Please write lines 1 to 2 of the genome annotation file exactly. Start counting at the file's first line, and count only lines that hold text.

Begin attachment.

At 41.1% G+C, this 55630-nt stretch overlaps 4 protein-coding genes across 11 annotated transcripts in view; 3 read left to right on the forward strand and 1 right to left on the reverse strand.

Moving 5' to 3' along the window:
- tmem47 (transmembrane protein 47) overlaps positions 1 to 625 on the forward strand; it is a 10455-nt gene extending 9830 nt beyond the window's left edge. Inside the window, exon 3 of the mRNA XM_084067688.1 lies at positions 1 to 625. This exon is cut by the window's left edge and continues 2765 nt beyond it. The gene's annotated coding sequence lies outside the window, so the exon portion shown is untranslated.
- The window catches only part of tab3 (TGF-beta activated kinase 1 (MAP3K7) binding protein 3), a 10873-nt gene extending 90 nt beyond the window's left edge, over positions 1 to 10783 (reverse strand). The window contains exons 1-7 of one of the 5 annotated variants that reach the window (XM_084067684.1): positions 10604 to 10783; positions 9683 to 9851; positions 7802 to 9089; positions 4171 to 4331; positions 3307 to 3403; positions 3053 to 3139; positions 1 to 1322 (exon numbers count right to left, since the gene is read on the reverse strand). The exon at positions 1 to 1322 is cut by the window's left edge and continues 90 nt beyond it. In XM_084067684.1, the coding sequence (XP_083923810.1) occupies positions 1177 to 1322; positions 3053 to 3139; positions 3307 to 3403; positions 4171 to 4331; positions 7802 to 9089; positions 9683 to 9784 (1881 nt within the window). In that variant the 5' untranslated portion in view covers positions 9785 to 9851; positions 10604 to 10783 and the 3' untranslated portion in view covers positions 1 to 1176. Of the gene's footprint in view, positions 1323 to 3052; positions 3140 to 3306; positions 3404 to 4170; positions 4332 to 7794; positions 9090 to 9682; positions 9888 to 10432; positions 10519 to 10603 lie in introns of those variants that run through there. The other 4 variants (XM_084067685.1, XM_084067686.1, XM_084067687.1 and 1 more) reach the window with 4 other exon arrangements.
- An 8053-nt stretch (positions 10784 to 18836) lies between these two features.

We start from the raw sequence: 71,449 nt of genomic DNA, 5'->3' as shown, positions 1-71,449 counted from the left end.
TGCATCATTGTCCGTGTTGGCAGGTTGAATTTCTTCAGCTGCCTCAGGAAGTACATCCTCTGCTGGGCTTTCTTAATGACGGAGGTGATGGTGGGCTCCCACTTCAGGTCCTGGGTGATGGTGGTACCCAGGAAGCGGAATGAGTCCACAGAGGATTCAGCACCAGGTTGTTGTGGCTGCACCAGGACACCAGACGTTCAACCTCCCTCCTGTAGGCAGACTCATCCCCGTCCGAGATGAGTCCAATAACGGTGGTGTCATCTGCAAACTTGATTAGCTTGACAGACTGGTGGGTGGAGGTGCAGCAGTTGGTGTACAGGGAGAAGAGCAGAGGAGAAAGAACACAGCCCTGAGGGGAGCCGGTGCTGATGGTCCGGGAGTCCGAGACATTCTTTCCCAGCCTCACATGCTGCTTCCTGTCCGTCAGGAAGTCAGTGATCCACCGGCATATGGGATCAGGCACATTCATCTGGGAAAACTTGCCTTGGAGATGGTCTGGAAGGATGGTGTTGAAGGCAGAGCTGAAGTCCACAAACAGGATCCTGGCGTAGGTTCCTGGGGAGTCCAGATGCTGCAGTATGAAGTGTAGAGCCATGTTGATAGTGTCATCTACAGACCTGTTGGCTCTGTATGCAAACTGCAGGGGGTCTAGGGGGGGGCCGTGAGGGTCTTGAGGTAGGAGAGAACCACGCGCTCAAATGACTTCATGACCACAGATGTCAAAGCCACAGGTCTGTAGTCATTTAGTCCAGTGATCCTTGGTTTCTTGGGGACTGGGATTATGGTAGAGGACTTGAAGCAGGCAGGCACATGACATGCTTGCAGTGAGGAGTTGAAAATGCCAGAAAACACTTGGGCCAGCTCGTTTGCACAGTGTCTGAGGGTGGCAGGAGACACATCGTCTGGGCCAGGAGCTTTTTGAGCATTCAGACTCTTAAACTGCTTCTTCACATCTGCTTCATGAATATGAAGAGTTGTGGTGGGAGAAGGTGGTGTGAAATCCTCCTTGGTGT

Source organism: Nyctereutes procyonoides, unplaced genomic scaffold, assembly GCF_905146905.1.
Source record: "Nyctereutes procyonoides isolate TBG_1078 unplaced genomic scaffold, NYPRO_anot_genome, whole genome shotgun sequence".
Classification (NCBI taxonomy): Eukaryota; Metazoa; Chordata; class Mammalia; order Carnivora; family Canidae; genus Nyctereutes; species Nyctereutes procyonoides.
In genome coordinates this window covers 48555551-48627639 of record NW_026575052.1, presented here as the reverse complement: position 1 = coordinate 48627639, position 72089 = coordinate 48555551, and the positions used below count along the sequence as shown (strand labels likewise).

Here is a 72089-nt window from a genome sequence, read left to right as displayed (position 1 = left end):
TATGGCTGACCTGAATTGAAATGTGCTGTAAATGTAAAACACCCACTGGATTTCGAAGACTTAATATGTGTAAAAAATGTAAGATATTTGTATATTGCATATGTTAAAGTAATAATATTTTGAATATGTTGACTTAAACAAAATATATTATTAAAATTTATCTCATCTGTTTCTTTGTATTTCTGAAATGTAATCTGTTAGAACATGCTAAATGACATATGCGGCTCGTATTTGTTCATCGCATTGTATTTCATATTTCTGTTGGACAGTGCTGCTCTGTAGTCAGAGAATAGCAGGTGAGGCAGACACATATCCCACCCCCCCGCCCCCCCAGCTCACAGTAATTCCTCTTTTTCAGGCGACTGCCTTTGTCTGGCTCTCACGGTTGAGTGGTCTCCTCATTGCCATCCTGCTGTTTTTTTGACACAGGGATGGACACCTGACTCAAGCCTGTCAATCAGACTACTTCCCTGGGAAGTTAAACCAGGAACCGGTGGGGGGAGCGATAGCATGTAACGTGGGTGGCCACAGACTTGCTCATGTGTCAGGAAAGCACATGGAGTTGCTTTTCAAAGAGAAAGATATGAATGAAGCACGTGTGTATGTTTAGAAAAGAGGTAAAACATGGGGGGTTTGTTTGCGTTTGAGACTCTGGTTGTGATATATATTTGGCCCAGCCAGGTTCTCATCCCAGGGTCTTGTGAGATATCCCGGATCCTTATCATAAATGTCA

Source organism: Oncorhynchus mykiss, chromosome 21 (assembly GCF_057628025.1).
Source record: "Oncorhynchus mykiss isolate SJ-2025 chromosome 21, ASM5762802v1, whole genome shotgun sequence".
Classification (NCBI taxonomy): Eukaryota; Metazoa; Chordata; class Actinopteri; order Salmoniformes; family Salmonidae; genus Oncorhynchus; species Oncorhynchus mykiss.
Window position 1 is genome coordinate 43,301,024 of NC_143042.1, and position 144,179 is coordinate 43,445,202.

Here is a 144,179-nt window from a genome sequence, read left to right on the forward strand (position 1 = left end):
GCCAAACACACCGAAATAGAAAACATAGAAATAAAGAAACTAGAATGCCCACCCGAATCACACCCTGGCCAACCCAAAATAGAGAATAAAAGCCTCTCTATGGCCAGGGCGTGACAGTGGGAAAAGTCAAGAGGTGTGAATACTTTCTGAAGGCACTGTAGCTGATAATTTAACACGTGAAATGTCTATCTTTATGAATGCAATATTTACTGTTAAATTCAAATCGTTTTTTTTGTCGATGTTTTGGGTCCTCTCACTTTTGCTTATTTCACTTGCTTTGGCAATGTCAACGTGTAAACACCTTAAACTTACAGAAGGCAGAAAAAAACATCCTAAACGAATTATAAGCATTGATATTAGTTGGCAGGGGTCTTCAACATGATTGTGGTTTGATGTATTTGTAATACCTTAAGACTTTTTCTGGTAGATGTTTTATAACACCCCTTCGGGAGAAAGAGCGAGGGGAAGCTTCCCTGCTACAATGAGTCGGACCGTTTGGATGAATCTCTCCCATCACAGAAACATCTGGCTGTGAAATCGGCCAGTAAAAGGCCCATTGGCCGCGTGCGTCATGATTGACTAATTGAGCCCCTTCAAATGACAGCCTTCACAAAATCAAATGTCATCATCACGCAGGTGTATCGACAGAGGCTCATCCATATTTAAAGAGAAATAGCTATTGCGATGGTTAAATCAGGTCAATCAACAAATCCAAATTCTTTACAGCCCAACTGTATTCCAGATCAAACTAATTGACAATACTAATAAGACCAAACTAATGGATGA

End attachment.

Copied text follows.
At 41.1% G+C, this 55630-nt stretch overlaps 4 protein-coding genes across 11 annotated transcripts in view; 3 read left to right on the forward strand and 1 right to left on the reverse strand.

Moving 5' to 3' along the window: